Though food items and medications have regulatory safeguards, cosmetics do not. The U.S. Food and Drug Administration (FDA) only gets involved if a product is mislabeled or contaminated. The FDA also prohibits any cosmetic that has decomposed or become putrid, so preservatives like parabens actually prevent regulatory intervention from occurring in the first place.
Researchers (and, soon, the public) expressed concern in the 1990s about parabens and public health, but little consensus (or quantifiable information) has been formed since then. Because they're so commonly used, it's difficult to study how parabens affect us. The amount of parabens in any individual product is believed to be far less than the amount that would cause you problems. On the other hand, you may use several of these products every day of your life and spread them all over your body, where they normally remain for the majority of the day.
Parabens are cause for concern because they're xenoestrogens, meaning they fit into specially shaped estrogen receptors located in your cells. Once a paraben molecule has fit into the estrogen receptor, other glands and neurotransmitters begin passing messages and making adjustments based on the presence of that "estrogen." Some researchers worry that parabens could affect estrogen production or other aspects of the endocrine system. One study of cancerous breast tissue found the presence of parabens, but parabens may very well be found in all tissue, due to widespread use. Parabens -- in large quantities -- have also been shown to lower the sperm count of mice in laboratory conditions [source: Oishi].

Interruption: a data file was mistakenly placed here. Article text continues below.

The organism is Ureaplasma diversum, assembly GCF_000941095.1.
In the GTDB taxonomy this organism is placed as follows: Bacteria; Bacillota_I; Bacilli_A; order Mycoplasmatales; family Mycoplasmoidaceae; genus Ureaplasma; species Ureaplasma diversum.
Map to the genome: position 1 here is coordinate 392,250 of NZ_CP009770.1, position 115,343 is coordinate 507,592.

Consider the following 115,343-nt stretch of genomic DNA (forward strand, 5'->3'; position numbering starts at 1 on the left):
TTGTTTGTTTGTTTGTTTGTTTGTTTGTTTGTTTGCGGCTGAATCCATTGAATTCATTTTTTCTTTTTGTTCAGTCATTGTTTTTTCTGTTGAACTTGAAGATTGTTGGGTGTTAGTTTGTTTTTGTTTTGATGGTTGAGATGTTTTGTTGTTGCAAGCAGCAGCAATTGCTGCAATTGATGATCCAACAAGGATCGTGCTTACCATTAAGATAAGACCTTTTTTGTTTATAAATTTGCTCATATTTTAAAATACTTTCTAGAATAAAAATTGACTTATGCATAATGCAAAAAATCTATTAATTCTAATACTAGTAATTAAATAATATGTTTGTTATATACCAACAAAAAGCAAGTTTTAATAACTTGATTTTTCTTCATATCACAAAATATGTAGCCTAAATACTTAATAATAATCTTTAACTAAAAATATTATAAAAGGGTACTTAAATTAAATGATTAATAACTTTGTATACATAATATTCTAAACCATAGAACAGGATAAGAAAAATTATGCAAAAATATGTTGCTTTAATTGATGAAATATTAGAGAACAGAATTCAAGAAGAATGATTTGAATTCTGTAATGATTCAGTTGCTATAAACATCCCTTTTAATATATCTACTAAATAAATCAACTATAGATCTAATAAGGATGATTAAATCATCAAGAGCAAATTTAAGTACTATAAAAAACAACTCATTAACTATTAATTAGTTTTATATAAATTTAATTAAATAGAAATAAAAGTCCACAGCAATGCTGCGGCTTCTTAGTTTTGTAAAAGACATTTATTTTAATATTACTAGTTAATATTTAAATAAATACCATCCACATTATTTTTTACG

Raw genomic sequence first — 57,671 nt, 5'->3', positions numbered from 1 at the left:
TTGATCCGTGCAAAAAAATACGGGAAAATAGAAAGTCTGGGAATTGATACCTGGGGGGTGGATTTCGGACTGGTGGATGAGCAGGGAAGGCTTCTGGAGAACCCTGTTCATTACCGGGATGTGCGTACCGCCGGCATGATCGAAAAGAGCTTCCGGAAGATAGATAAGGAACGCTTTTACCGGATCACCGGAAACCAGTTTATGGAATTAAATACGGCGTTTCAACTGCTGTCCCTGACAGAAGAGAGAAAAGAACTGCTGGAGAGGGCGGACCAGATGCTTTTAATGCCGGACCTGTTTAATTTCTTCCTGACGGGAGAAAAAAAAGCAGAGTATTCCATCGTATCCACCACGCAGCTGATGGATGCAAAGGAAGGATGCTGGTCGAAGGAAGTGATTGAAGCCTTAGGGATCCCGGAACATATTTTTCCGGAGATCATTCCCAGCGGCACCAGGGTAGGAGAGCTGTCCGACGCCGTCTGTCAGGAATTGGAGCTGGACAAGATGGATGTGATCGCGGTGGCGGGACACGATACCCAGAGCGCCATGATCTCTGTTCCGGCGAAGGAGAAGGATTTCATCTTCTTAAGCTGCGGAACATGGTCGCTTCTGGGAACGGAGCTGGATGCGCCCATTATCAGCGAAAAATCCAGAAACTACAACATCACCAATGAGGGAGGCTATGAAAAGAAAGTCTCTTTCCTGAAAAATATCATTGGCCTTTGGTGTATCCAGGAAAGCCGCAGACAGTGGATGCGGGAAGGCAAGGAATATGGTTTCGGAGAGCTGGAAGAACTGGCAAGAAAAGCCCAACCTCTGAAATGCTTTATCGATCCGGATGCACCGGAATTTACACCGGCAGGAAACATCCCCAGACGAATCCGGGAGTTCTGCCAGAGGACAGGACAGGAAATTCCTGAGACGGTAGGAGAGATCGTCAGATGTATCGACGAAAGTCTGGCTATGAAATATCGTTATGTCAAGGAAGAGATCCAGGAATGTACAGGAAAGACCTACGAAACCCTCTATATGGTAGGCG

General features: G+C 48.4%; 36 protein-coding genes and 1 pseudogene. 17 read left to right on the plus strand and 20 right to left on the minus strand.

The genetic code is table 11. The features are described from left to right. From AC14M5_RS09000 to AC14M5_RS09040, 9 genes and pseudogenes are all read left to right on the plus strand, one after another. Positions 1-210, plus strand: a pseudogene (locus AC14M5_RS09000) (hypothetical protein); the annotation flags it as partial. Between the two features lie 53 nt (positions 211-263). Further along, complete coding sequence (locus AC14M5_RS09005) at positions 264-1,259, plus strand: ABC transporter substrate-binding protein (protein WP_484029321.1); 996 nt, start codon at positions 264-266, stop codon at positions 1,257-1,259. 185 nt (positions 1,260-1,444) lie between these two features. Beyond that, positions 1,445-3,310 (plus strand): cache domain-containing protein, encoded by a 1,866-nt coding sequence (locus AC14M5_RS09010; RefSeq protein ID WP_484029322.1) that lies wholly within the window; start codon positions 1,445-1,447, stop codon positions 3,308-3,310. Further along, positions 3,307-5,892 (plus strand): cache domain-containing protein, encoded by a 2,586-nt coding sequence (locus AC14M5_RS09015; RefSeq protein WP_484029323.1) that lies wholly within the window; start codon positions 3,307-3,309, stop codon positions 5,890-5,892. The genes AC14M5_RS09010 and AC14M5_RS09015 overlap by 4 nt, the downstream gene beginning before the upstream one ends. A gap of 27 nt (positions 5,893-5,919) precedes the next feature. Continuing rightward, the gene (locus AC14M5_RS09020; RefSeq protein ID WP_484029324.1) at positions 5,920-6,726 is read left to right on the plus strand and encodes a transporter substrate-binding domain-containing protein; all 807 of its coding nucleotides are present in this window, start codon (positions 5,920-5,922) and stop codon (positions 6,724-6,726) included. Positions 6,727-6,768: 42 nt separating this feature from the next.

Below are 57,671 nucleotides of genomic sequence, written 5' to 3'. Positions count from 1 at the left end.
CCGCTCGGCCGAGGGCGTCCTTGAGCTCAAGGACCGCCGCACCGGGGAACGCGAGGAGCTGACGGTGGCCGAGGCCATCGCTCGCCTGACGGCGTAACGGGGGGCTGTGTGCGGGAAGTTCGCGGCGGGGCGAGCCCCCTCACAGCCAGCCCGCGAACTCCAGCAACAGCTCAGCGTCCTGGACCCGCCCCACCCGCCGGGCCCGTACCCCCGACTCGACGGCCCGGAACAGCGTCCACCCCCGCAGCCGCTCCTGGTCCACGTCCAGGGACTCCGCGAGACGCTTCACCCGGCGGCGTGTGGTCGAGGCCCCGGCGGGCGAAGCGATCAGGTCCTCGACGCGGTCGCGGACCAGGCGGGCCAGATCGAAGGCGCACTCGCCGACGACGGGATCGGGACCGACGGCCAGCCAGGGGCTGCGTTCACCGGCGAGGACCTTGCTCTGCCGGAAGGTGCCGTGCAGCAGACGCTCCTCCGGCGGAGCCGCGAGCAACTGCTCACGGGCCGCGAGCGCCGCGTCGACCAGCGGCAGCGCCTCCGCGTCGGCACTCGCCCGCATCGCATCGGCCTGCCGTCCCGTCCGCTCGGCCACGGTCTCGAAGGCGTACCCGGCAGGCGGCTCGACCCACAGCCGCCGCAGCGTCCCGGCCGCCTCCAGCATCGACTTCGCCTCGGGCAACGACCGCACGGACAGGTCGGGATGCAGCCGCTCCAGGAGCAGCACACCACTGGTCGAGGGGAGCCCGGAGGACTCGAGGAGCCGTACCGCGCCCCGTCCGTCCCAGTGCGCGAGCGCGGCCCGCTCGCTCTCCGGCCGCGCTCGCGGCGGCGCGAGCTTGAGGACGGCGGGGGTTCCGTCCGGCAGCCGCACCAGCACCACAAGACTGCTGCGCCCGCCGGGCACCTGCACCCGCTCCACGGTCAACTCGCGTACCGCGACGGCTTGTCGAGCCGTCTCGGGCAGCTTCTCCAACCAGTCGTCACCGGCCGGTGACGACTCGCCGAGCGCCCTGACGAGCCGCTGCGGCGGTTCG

Despite these concerns, parabens are still generally considered safe in cosmetics because they're found in such small amounts. While there are suspicions that parabens may be harmful to us, there isn't much in the way of solid proof. If you have worries about parabens, seek out product lines that use biodegradable, nonhazardous and eco-friendly ingredients.
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